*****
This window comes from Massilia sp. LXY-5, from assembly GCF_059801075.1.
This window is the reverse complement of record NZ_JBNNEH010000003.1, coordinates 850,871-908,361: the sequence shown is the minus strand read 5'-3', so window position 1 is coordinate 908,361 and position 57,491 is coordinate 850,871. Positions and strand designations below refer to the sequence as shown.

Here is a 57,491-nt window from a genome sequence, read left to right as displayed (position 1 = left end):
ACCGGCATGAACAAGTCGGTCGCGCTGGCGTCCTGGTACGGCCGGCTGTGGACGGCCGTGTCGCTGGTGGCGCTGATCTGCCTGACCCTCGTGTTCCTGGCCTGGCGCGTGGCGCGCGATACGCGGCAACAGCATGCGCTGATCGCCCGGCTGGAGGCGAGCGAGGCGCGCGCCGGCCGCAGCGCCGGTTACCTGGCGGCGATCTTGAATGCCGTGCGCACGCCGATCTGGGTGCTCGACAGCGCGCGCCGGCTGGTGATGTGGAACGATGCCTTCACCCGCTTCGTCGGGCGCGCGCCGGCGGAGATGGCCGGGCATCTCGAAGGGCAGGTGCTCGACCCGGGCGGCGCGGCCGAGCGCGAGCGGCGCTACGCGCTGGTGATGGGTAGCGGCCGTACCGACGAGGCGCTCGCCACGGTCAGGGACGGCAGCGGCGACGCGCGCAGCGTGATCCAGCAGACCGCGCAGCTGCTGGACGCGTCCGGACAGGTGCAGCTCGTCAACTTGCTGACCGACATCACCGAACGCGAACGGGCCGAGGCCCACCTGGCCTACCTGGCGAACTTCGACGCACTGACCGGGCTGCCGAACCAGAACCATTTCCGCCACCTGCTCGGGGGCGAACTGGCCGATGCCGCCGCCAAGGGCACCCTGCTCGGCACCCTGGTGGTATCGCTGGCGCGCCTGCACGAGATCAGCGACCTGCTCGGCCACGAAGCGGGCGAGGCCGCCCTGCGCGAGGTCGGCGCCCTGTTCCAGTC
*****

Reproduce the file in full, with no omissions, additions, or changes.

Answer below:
This window comes from Massilia sp. LXY-5, from assembly GCF_059801075.1.
This window is the reverse complement of record NZ_JBNNEH010000003.1, coordinates 850,871-908,361: the sequence shown is the minus strand read 5'-3', so window position 1 is coordinate 908,361 and position 57,491 is coordinate 850,871. Positions and strand designations below refer to the sequence as shown.

Here is a 57,491-nt window from a genome sequence, read left to right as displayed (position 1 = left end):
ACCGGCATGAACAAGTCGGTCGCGCTGGCGTCCTGGTACGGCCGGCTGTGGACGGCCGTGTCGCTGGTGGCGCTGATCTGCCTGACCCTCGTGTTCCTGGCCTGGCGCGTGGCGCGCGATACGCGGCAACAGCATGCGCTGATCGCCCGGCTGGAGGCGAGCGAGGCGCGCGCCGGCCGCAGCGCCGGTTACCTGGCGGCGATCTTGAATGCCGTGCGCACGCCGATCTGGGTGCTCGACAGCGCGCGCCGGCTGGTGATGTGGAACGATGCCTTCACCCGCTTCGTCGGGCGCGCGCCGGCGGAGATGGCCGGGCATCTCGAAGGGCAGGTGCTCGACCCGGGCGGCGCGGCCGAGCGCGAGCGGCGCTACGCGCTGGTGATGGGTAGCGGCCGTACCGACGAGGCGCTCGCCACGGTCAGGGACGGCAGCGGCGACGCGCGCAGCGTGATCCAGCAGACCGCGCAGCTGCTGGACGCGTCCGGACAGGTGCAGCTCGTCAACTTGCTGACCGACATCACCGAACGCGAACGGGCCGAGGCCCACCTGGCCTACCTGGCGAACTTCGACGCACTGACCGGGCTGCCGAACCAGAACCATTTCCGCCACCTGCTCGGGGGCGAACTGGCCGATGCCGCCGCCAAGGGCACCCTGCTCGGCACCCTGGTGGTATCGCTGGCGCGCCTGCACGAGATCAGCGACCTGCTCGGCCACGAAGCGGGCGAGGCCGCCCTGCGCGAGGTCGGCGCCCTGTTCCAGTC